By Maria Golovnina and Michael Georgy
TRIPOLI (Reuters) - Libyan rebels pulled out of the oil town of Ras Lanuf on Wednesday under heavy bombardment from Muammar Gaddafi's forces, showing up their weakness without Western air strikes to tip the scales in their favor.
The rapid reverse comes just two days after the rebels raced westwards along the all-important coastal road in hot pursuit of the government army that had its tanks and artillery demolished in five days of aerial bombardment in the town of Ajdabiyah.
Gaddafi's army first ambushed the insurgent pick-up convoy outside the "brother leader's" hometown of Sirte, then outflanked them through the desert, a maneuver requiring the sort of discipline entirely lacking in rag-tag rebel force.
On the offensive, government tanks and artillery have unleashed a fierce bombardment on towns and cities which has usually forced rebels to swiftly flee. That tactic appears to have worked once again in Ras Lanuf, an oil terminal town, 375 km (230 miles) east of the capital Tripoli.
"Gaddafi hit us with huge rockets. He has entered Ras Lanuf," rebel fighter Faraj Muftah told Reuters after pulling out of Ras Lanuf. "We were at the western gate in Ras Lanuf and we were bombarded," said a second fighter, Hisham.
Scores of rebel 4x4 pick-ups raced east, away from Ras Lanuf, a Reuters journalist saw.
Without Western air strikes, the rebels seem unable to make advances or even hold their positions against Gaddafi's armor.
As the rebels retreated, a Reuters correspondent heard aircraft, then a series of loud booms near Ras Lanuf, but it was unclear if the sounds were the sonic boom of the jets or bombs.
But a fighter returning from Ras Lanuf, Ahmed, also told Reuters: "The French planes came and bombed Gaddafi's forces."
France was the first member of the international coalition to announce that it had launched air strikes on Libya and rebels commonly credit most air strikes to French aircraft.
A conference of 40 governments and international bodies agreed to press on with a NATO-led aerial bombardment of Libyan forces until Gaddafi complied with a U.N. resolution to end violence against civilians.
The Pentagon said on Tuesday 115 strike sorties had been flown against Gaddafi's forces in the previous 24 hours, and 22 Tomahawk cruise missiles had been fired.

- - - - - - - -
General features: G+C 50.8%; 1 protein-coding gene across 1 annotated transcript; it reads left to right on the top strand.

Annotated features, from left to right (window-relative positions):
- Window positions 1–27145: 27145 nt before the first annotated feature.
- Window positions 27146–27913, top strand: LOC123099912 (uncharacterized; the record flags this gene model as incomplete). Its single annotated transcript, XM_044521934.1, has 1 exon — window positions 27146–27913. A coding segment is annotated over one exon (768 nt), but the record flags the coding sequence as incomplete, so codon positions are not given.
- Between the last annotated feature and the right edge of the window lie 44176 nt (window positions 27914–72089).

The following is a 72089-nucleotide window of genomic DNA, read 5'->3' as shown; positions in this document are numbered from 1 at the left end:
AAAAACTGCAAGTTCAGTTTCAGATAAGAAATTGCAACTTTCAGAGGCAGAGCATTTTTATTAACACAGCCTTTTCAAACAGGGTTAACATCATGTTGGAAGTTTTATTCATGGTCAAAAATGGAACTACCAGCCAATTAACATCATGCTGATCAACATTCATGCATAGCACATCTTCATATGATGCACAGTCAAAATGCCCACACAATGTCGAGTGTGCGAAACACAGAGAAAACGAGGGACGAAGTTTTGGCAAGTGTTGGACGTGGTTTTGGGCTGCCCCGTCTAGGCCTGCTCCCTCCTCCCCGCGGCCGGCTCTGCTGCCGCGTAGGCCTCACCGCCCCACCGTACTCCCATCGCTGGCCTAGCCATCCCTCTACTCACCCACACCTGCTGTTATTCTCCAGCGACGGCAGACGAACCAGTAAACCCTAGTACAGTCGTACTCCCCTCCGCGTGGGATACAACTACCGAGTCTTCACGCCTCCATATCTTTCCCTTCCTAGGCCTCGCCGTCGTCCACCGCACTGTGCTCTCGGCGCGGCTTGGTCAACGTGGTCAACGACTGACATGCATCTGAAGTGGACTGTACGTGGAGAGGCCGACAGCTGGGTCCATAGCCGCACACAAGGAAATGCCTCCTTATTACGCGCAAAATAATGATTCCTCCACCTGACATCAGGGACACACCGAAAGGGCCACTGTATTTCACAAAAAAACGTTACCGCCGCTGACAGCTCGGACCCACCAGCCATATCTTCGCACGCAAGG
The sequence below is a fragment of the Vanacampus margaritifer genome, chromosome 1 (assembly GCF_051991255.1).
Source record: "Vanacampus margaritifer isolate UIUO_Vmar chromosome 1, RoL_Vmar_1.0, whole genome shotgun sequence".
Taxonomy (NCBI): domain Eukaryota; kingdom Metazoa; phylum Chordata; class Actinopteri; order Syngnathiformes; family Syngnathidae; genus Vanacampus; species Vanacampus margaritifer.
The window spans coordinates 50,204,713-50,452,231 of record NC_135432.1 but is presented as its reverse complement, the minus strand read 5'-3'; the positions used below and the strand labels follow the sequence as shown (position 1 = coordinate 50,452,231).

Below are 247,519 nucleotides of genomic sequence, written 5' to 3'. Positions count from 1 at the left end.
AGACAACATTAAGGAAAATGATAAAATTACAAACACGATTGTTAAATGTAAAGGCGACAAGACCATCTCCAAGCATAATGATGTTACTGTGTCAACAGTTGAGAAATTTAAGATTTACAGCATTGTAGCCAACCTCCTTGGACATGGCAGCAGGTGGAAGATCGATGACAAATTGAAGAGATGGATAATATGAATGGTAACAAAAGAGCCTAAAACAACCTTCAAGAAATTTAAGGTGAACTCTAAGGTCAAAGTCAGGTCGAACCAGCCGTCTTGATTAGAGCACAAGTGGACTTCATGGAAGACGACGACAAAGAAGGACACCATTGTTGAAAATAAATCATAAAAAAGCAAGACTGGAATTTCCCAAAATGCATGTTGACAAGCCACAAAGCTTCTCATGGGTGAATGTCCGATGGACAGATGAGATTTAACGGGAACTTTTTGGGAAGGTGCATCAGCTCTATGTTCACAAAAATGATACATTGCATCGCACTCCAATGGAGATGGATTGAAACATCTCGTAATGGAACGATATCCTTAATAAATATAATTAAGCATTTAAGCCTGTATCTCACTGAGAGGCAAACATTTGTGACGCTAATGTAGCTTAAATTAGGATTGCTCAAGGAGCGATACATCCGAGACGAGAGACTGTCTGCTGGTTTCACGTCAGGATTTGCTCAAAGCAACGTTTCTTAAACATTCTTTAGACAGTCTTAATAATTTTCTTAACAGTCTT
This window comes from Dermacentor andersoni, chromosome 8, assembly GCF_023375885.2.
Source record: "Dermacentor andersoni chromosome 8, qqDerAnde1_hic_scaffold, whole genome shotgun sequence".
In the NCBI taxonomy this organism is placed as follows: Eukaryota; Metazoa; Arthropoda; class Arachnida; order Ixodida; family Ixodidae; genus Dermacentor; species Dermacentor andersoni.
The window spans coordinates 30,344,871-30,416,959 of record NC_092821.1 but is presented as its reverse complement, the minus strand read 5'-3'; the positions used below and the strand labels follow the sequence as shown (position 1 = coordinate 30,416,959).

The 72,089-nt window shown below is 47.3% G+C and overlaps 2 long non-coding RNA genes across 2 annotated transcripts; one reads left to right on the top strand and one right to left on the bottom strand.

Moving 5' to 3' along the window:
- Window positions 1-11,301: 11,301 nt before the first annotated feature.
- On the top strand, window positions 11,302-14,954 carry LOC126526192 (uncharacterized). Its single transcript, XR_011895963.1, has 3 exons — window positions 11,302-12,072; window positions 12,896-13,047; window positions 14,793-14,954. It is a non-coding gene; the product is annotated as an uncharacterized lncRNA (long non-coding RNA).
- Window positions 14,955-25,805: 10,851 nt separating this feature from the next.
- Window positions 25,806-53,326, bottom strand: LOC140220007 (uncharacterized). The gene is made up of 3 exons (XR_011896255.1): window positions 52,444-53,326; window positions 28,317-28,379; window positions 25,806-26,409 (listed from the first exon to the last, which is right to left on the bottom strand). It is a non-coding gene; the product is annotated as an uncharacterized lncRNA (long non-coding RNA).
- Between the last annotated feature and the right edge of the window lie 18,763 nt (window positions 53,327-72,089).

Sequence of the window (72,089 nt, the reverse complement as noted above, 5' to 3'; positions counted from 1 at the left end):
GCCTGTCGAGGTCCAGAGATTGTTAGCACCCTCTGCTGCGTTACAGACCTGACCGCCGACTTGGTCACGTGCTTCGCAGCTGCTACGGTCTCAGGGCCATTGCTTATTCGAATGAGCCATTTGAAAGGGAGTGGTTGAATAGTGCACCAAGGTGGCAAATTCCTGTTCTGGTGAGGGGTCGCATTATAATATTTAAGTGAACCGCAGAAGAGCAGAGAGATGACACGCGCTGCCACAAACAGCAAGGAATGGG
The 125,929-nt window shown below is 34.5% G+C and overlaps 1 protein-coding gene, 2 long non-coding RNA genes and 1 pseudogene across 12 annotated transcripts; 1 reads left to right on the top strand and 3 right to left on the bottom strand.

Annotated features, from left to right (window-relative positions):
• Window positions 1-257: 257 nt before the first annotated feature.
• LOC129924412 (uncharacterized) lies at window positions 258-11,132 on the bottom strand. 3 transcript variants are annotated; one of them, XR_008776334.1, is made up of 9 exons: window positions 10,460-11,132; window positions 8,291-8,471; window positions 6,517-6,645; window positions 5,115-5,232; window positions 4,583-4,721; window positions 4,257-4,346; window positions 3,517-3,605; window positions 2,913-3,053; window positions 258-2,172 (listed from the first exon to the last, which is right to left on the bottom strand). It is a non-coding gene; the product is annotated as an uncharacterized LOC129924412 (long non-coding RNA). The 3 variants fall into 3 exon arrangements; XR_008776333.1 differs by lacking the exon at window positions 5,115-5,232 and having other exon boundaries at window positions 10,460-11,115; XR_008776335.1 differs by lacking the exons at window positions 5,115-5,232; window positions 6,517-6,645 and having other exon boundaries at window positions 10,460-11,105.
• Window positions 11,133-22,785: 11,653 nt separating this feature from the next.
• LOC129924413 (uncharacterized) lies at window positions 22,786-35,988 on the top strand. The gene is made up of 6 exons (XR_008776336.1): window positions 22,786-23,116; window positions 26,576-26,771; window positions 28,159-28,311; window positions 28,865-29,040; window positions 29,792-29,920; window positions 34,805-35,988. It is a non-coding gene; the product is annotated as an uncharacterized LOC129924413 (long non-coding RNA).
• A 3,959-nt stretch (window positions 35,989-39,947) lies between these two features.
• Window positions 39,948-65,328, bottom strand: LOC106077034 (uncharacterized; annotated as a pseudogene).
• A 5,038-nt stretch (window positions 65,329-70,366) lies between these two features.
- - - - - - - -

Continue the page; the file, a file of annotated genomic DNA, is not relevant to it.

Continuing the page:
Britain said two of its Tornado fighter-bombers had attacked a government armored vehicle and two artillery pieces outside the besieged western town of Misrata.
Libya's official Jana official news agency said air strikes by forces of "the crusader colonial aggression" hit residential areas in the town of Garyan, about 100 km (60 miles) south of Tripoli, on Tuesday. It said several civilian buildings were destroyed and an unspecified number of people were wounded.
U.N. Security Council Resolution 1973 sanctions air power to protect Libyan civilians, not to provide close air support to rebel forces. That would also require troops on the ground to guide in the bombs, especially in such a rapidly changing war.
Air strikes alone may not be enough to stop the pendulum swing of Libyan desert civil warfare turning into a stalemate.
The United States and France have raised the possibility of arming the rebels, though both stressed no decision had yet been taken. "I'm not ruling it in, I'm not ruling it out," U.S. President Barack Obama told NBC.
It is not clear however if the amateur army of teachers, lawyers, engineers, students and the unemployed know even how to properly use the weapons they already have -- mostly looted from government arms depots.
LACK OF FOOD
Aid agencies are increasingly worried about a lack of food and medicines, especially in towns such as Misrata where a siege by Gaddafi's forces deprives them of access.
"It is difficult to even get water in from wells outside the town because of the positions of the forces," said Abdulrahman, a resident of Zintan in the west, cut off by pro-Gaddafi forces.
The U.N. refugee agency said it had reports of thousands of families living in makeshift shelters cut off from assistance.
Protection of civilians remains the most urgent goal of the air strikes, and British Prime Minister David Cameron accused Gaddafi's supporters of "murderous attacks" on Misrata.
A series of powerful explosions rocked Tripoli on Tuesday and state television said several targets in the Libyan capital had come under attack in rare daytime strikes.
(Additional reporting by Angus MacSwan, Alexander Dziadosz, Edmund Blair, Maria Golovnina, Michael Georgy, Ibon Villelabeitia, Lamine Chikhi, Hamid Ould Ahmed, Marie-Louise Gumuchian, Andrew Quinn, David Brunnstrom, Steve Holland and Alister Bull; Writing by Jon Hemming; Editing by Giles Elgood)